Here’s where I have an issue with “God only gives us what we can handle“. Sometimes life gives us much more than we can handle, and whether god-given or otherwise, the path becomes unsustainable.

Even with the support of a wonderful partner and wonderful friends, I reached my breaking point.

I found myself exhausted: physically, mentally, emotionally, spiritually, and every which way. I found myself wondering where I could find strength. I found my body failing me even when my family stayed at my Mum’s bedside. I found myself fighting sleep when I desperately wanted to stay awake to stare at the myriad monitors my Mum was hooked up to, to listen for and decipher the wrong sort of beeps, to watch her chest rise and fall noting that this meant she was still with us, and to wait for her eyes to open so I could transform my face into a smile, to confer hope and faith and optimism. Adrenaline took me so far, and carried me further over the coming days, but I still felt a toxic brew of shame and guilt stewing inside me.

I called my GP the following day, so humiliated I had to take the phone call alone. I felt like the worst kind of failure. I didn’t want anyone I loved or respected to judge me for my utter weakness.

All said, I am so lucky and so grateful for my GP. An absolute champion of a general practitioner, she gave me time and genuine empathy. We talked and talked, and she gave me what was, in my eyes, the all-important permission to take time out from working to deal with my Mum’s prognosis and immediate recovery, and to spend time with her in hospital.

See, I do think that life sometimes gives us more than we can handle. In my case, a complex web of micro-stresses, my own tendency towards shaky mental health, and the new addition of sometimes-extreme fatigue, all accumulated beyond my ability to cope.

Faith is a curious thing. I’m an atheist, but I’m no Richard Dawkins. Do no harm, sure, but we should all be able to take comfort in and courage from that which sustains and strengthens us. Life absolutely gave me more than I could handle (and I’m sure it will again) but what sustained and strengthened me was this: a vulnerable and honest conversation with my doctor, sharing my heartache with my friends, and accepting the love and support of those who care.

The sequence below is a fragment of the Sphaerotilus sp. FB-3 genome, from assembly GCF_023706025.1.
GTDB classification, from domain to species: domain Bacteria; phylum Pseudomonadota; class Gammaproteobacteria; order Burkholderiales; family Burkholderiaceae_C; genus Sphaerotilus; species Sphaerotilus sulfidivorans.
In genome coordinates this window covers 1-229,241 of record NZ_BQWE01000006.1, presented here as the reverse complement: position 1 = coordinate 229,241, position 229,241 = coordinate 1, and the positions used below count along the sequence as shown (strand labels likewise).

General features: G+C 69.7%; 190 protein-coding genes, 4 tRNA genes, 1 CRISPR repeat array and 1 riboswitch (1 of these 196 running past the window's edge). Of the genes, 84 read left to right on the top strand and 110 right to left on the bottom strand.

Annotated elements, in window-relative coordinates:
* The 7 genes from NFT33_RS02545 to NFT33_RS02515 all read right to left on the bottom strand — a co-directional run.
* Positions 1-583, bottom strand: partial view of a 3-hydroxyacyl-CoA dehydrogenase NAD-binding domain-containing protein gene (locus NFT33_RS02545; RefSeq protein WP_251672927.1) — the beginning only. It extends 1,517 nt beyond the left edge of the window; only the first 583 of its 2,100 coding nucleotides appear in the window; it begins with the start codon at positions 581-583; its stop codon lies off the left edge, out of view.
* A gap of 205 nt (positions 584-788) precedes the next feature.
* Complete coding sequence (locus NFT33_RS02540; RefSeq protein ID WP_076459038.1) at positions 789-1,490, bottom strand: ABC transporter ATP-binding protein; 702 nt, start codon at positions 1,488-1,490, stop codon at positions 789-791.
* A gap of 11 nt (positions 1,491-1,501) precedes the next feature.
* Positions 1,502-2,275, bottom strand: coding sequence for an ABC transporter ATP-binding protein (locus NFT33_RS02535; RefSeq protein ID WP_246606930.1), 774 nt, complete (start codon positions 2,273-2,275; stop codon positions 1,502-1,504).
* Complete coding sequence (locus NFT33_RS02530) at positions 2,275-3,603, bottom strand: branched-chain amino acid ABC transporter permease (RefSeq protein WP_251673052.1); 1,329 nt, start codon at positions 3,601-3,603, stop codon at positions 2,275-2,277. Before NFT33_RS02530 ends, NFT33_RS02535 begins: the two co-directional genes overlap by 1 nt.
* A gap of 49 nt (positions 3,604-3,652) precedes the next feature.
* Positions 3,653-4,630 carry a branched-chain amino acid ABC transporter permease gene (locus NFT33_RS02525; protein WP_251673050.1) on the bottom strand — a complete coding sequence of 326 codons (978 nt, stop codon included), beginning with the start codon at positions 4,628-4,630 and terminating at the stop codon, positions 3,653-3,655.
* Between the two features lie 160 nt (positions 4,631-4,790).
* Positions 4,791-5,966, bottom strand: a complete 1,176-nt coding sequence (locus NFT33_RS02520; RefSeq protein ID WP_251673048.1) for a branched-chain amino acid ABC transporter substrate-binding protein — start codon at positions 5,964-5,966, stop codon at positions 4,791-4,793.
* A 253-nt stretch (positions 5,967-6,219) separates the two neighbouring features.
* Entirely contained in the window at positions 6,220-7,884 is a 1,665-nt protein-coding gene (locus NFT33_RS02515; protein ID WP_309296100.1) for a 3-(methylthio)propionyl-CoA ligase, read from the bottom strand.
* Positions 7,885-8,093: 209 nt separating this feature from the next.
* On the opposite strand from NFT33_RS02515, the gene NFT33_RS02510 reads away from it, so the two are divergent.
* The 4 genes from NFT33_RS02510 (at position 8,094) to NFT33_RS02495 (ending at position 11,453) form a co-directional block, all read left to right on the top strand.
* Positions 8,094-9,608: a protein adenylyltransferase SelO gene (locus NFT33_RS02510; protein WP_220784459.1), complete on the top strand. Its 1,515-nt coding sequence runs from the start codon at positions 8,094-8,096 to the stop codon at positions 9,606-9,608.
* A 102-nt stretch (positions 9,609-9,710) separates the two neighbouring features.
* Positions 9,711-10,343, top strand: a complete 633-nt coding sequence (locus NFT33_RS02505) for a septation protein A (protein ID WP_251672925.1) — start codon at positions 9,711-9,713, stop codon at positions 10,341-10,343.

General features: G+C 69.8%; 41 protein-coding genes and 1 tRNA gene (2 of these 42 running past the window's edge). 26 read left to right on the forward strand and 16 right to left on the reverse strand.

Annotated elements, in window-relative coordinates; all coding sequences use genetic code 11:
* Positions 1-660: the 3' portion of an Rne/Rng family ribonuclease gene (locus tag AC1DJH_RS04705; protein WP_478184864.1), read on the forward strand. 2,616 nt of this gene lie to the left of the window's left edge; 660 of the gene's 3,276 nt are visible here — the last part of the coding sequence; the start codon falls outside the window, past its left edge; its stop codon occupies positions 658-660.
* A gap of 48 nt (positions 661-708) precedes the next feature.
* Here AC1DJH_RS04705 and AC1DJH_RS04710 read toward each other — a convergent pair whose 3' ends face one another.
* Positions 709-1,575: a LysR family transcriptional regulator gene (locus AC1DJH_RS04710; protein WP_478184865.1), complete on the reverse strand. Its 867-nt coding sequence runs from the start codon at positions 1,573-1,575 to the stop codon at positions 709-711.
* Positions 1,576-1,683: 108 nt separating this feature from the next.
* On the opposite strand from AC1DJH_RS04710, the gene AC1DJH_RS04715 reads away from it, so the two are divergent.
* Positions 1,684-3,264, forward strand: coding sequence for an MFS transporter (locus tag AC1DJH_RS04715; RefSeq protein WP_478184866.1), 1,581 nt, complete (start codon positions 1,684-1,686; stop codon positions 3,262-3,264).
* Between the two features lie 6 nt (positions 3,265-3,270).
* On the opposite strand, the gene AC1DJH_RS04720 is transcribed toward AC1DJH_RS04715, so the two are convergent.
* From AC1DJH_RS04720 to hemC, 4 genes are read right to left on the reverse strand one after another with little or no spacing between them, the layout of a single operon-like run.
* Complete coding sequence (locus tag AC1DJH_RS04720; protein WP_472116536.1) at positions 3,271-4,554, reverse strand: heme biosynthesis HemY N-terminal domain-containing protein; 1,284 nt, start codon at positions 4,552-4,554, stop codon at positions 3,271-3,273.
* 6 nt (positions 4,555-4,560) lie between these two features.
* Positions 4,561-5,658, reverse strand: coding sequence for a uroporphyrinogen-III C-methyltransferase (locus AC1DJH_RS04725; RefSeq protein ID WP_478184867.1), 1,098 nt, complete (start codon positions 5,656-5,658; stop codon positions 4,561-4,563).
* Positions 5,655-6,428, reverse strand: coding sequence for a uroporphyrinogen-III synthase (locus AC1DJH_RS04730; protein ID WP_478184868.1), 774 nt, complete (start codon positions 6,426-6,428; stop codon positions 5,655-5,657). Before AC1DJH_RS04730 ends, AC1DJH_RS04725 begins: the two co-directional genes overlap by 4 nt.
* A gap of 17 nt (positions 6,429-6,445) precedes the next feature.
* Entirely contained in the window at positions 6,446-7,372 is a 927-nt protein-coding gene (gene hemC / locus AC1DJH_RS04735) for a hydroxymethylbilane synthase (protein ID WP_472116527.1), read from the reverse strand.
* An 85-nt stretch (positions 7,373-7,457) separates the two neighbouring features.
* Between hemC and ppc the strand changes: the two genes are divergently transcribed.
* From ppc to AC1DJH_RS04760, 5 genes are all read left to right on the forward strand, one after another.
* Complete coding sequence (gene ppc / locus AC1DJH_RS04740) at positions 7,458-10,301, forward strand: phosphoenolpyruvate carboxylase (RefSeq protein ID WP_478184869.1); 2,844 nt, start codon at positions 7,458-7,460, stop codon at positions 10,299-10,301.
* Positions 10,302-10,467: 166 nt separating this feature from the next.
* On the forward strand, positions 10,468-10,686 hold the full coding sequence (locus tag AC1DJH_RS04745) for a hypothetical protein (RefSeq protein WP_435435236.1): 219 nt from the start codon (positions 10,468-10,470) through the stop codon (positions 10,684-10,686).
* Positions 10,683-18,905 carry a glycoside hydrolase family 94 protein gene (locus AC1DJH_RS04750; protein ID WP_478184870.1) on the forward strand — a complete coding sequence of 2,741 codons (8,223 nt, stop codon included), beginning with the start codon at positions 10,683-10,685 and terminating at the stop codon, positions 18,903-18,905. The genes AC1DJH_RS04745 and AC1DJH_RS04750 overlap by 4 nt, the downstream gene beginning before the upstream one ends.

There is no shame in waving for a lifeguard when you feel yourself starting to drown. It’s okay if you can’t handle any more. It’s okay to run out of strength, and to seek help. It’s okay to share your messy/messed up feelings and to put a little faith into the kindness of those who want to support you.

My dog, Vulpe, lying in the grass on a sunny day.

I’ve shared in this post a few images I’ve taken this past week: cycling to and from the hospital to visit my Mum as she gets stronger and recovers from this episode, and of sitting in the garden to enjoy the evening sun with my pooch. I’ve tried to take the time to appreciate the little things and to allow myself some breathing space in the midst of so much difficulty and sadness.

My Mum is now under the care of an excellent cardiologist, and though the path is still a tricky one, she is much improved and the prognosis for this particular event is now more positive. The staff within the hospital’s intensive care and coronary care units were (and are) simply amazing. Even though many were called away to deal with some very distressing admissions on Monday night of this week, they returned to business as usual like absolute champions. (Note: please, don’t vote tory.)

So, really, that’s all, folks. I just wanted you to take it from me that it’s okay to be vulnerable and to give up trying to juggle it all on your own.

Thank you for all the wonderfully kind comments over on Twitter and Instagram and Facebook over the last week. I told my Mum that The Internet was rooting for her <3

Mum and me
Mum and me, Brittany, circa 1988.


  1. thank you for your sharing. There is much wisdom, kindness and vulnerability in your words. You are very courageous not only in sharing your words but also bearing your mental illness and standing with your mom. I’m rooting for the both of you.

  2. Beautifully written post. I suppose people have good intentions with platitudes like the one you’ve examined here, but I feel like they all too often imply that we should be able to handle the situations we’re in without needing to ask for help. I think the stigma around mental ill-health can make it seem like a failing to reach out, but it’s usually the exact opposite of that. I was recently trying to decide if I should go back into therapy again – I felt defeated at first but have adopted the view that it’s just like any treatment for a physical ailment: it might need to be revisited, and might not “work” straight away.

    Glad to hear your mum is doing better and hope she continues to do well x

    1. Thanks Nadia. I encourage people to think of therapy as a kindness to oneself, like a hair or nail appointment. I think that’s the best way to view it, even if it can be a lot more difficult. If you do decide to re-visit therapy, then I wish you lots of luck! x